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Newswise: 213356_web.jpg

Article ID: 720412

Dual Approach Needed to Save Sinking Cities and Bleaching Corals

Duke University

Local conservation can boost the climate resilience of coastal ecosystems, species and cities and buy them precious time in their fight against sea-level rise

Released:
8-Oct-2019 3:05 PM EDT
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  • Embargo expired:
    16-Sep-2019 8:05 PM EDT

Article ID: 718940

To Address Hunger, Many Countries May Have to Increase Carbon Footprint

Johns Hopkins Bloomberg School of Public Health

Achieving an adequate, healthy diet in most low- and middle-income countries will require a substantial increase in greenhouse gas emissions and water use due to food production, according to new research from the Johns Hopkins Center for a Livable Future based at the Johns Hopkins Bloomberg School of Public Health.

Released:
13-Sep-2019 8:45 AM EDT
Newswise: N.C. Study: Warmer Water Linked to Higher Proportion of Male Flounder

Article ID: 712161

N.C. Study: Warmer Water Linked to Higher Proportion of Male Flounder

North Carolina State University

In the wild and in the lab, researchers find a relationship between higher water temperatures and a lower percentage of female flounder, a cause for concern.

Released:
30-Apr-2019 3:00 PM EDT
Newswise: Amazonian Peatlands May Soon Switch From a Carbon Sink to a Carbon Source

Article ID: 704239

Amazonian Peatlands May Soon Switch From a Carbon Sink to a Carbon Source

Arizona State University (ASU)

Until humans can find a way to geoengineer ourselves out of the climate disaster we’ve created, we must rely on natural carbon sinks, such as oceans and forests, to suck carbon dioxide out of the atmosphere. These ecosystems are deteriorating at the hand of climate change. Once destroyed, they may not only stop absorbing carbon from the atmosphere, but start emitting it.

Released:
19-Nov-2018 4:05 PM EST
Newswise: Global Warming Will Have Us Crying in What’s Left of Our Beer

Article ID: 702182

Global Warming Will Have Us Crying in What’s Left of Our Beer

University of California, Irvine

On top of rising sea levels, stronger hurricanes and worsening wildfires, scientists project that human-caused climate change will result in one of the most dire consequences imaginable: a disruption in the global beer supply.

Released:
15-Oct-2018 11:05 AM EDT
Newswise: Most Fires in Florida go Undetected

Article ID: 700498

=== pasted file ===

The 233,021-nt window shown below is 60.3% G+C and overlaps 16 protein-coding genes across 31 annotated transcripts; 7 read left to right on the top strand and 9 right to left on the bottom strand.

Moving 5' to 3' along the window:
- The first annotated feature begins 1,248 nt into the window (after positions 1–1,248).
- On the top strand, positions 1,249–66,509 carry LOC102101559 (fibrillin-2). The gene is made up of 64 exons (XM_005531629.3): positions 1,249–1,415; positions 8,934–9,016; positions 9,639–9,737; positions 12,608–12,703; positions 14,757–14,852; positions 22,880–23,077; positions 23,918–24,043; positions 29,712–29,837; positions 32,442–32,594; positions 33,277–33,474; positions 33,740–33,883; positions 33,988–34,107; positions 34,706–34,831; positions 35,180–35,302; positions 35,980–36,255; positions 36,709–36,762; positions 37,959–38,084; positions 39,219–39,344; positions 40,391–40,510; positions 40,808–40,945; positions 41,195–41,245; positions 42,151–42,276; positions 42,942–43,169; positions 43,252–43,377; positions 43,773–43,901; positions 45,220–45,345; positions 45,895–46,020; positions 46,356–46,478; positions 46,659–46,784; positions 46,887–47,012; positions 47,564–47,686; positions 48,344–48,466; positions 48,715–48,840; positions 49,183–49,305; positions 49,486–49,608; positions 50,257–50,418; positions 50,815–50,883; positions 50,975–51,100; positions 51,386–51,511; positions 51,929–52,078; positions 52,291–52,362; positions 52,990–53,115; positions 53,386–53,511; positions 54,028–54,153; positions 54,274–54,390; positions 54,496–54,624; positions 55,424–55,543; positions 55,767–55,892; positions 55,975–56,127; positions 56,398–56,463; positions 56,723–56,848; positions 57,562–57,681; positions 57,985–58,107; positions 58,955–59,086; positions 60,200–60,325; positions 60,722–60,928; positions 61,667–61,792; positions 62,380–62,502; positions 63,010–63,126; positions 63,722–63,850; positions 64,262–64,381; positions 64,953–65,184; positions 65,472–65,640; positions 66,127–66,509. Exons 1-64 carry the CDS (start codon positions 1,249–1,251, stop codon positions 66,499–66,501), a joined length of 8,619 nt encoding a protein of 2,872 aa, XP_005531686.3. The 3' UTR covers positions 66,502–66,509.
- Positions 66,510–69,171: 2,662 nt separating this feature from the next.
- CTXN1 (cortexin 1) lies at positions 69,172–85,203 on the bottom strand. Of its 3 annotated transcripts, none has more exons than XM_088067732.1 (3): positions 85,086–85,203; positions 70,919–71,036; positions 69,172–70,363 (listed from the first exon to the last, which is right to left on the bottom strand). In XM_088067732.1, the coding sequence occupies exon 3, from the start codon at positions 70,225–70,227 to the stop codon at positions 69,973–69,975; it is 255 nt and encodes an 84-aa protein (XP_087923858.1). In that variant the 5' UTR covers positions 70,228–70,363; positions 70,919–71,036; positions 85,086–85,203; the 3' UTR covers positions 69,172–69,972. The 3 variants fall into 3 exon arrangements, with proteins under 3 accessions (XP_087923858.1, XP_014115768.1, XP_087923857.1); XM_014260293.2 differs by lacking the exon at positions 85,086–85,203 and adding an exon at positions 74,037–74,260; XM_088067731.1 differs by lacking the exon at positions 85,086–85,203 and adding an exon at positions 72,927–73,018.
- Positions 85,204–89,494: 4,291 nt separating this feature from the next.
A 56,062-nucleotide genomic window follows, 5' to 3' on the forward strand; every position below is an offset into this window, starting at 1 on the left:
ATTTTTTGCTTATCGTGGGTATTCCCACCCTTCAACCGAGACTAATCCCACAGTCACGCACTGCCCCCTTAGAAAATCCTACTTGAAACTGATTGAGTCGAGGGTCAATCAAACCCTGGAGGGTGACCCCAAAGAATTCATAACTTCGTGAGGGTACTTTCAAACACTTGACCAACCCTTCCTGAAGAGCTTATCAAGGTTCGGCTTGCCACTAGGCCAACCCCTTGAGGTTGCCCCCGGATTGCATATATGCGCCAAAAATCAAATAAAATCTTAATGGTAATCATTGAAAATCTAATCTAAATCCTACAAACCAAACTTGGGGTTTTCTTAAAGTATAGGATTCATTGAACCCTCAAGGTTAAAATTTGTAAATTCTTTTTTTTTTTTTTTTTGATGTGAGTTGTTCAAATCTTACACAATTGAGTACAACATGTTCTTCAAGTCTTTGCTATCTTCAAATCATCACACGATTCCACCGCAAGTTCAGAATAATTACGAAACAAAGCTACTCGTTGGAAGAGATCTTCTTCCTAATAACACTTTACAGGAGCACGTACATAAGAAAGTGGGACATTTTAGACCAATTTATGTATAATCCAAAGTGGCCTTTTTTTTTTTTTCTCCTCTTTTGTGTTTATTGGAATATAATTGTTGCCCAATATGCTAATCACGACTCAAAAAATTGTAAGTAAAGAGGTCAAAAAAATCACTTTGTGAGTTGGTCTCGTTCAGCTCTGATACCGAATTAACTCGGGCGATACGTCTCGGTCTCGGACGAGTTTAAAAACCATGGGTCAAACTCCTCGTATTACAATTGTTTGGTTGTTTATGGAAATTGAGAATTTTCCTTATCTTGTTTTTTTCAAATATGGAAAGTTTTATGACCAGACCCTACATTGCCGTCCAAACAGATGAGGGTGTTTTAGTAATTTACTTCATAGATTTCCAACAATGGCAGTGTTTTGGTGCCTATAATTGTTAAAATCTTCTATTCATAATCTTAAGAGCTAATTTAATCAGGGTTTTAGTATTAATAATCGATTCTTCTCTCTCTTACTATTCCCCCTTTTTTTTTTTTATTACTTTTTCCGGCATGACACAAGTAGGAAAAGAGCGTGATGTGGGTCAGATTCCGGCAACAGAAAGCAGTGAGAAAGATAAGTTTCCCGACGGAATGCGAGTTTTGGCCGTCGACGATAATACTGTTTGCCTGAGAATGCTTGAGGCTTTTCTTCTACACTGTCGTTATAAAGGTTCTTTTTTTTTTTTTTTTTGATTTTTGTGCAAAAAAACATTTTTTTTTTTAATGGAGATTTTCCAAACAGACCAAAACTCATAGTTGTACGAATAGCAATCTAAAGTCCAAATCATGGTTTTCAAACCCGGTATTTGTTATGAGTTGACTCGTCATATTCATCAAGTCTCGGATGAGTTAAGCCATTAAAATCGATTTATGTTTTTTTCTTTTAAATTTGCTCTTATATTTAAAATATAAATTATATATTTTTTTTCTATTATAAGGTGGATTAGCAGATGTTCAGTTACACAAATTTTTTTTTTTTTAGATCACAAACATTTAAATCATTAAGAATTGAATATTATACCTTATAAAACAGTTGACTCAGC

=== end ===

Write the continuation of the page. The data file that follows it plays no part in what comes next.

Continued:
Most Fires in Florida go Undetected

Florida State University

New study indicates common satellite imaging technologies vastly underestimate number of fires in Florida, detecting only 25 percent of burn area.

Released:
13-Sep-2018 11:30 AM EDT
Newswise: WCS Criticizes the Elimination of U.S. National Ocean Policy, Undermining the Health of the Ocean

Article ID: 696374

WCS Criticizes the Elimination of U.S. National Ocean Policy, Undermining the Health of the Ocean

Wildlife Conservation Society

WCS Executive Vice President for Public Affairs John Calvelli issued the following statement concerning rescission of the U.S. National Ocean Policy:

Released:
20-Jun-2018 11:05 AM EDT
Newswise: Whether Wheat Weathers Heat Waves

Article ID: 696303

Whether Wheat Weathers Heat Waves

American Society of Agronomy (ASA), Crop Science Society of America (CSSA), Soil Science Society of America (SSSA)

Unlike humans, crops in a field can't move to air conditioning to endure a heat wave. Scientists in Australia are working to understand how heat waves impact wheat.

Released:
20-Jun-2018 9:00 AM EDT
Newswise: Consumers’ Food Choices Can Help Reduce Greenhouse Emissions Contributing to Climate Change

Article ID: 695783

Consumers’ Food Choices Can Help Reduce Greenhouse Emissions Contributing to Climate Change

Tufts University

Changes in diet have been proposed as a way to reduce carbon emissions from the food system. A new study provides the latest and most comprehensive estimate of greenhouse gas emissions generated by U.S. consumer food purchases, and assesses how those choices could affect diet and climate change.

Released:
7-Jun-2018 2:45 PM EDT

Social and Behavioral Sciences

Newswise: New Research Finds Tall and Older Amazonian Forests More Resistant to Droughts

Article ID: 695186

New Research Finds Tall and Older Amazonian Forests More Resistant to Droughts

Columbia University School of Engineering and Applied Science

A new Columbia Engineering study shows that photosynthesis in tall Amazonian forests--forests above 30m--is 3x less sensitive to precipitation variability than in shorter forests of less than 20m. Taller Amazonian forests were also found to be older, have more biomass and deeper rooting systems that enable them to access deeper soil moisture, making them more resilient to drought. The findings suggest that forest height + age are an important regulator of photosynthesis in response to droughts.

Released:
30-May-2018 9:00 AM EDT

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